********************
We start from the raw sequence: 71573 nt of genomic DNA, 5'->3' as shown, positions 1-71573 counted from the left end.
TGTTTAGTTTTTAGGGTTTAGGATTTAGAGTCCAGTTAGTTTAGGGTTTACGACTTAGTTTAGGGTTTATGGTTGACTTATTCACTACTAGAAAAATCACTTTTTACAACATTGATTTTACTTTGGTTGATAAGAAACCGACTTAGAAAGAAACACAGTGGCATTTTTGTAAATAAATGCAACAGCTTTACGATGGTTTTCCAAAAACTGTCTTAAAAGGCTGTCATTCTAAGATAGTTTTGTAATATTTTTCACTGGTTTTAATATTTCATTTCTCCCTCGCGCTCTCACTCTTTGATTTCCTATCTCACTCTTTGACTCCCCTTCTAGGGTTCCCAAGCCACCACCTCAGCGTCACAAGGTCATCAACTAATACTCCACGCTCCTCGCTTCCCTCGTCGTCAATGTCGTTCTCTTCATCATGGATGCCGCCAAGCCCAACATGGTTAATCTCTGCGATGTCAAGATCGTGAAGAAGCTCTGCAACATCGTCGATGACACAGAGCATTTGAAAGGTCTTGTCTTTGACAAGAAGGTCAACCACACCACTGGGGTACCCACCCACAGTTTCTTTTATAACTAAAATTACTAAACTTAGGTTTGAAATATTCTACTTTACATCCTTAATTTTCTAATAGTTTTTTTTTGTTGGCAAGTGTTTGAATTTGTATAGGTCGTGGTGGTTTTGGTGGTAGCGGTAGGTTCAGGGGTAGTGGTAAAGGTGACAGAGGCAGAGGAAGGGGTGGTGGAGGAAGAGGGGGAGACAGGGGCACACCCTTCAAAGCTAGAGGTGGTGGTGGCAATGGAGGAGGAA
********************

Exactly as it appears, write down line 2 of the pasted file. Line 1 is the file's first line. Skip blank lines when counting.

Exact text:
TGTTTAGTTTTTAGGGTTTAGGATTTAGAGTCCAGTTAGTTTAGGGTTTACGACTTAGTTTAGGGTTTATGGTTGACTTATTCACTACTAGAAAAATCACTTTTTACAACATTGATTTTACTTTGGTTGATAAGAAACCGACTTAGAAAGAAACACAGTGGCATTTTTGTAAATAAATGCAACAGCTTTACGATGGTTTTCCAAAAACTGTCTTAAAAGGCTGTCATTCTAAGATAGTTTTGTAATATTTTTCACTGGTTTTAATATTTCATTTCTCCCTCGCGCTCTCACTCTTTGATTTCCTATCTCACTCTTTGACTCCCCTTCTAGGGTTCCCAAGCCACCACCTCAGCGTCACAAGGTCATCAACTAATACTCCACGCTCCTCGCTTCCCTCGTCGTCAATGTCGTTCTCTTCATCATGGATGCCGCCAAGCCCAACATGGTTAATCTCTGCGATGTCAAGATCGTGAAGAAGCTCTGCAACATCGTCGATGACACAGAGCATTTGAAAGGTCTTGTCTTTGACAAGAAGGTCAACCACACCACTGGGGTACCCACCCACAGTTTCTTTTATAACTAAAATTACTAAACTTAGGTTTGAAATATTCTACTTTACATCCTTAATTTTCTAATAGTTTTTTTTTGTTGGCAAGTGTTTGAATTTGTATAGGTCGTGGTGGTTTTGGTGGTAGCGGTAGGTTCAGGGGTAGTGGTAAAGGTGACAGAGGCAGAGGAAGGGGTGGTGGAGGAAGAGGGGGAGACAGGGGCACACCCTTCAAAGCTAGAGGTGGTGGTGGCAATGGAGGAGGAA